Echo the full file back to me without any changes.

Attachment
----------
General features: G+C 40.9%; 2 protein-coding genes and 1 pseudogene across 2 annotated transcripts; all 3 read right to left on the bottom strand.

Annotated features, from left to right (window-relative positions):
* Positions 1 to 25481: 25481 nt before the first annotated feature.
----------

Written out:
General features: G+C 40.9%; 2 protein-coding genes and 1 pseudogene across 2 annotated transcripts; all 3 read right to left on the bottom strand.

Annotated features, from left to right (window-relative positions):
* Positions 1 to 25481: 25481 nt before the first annotated feature.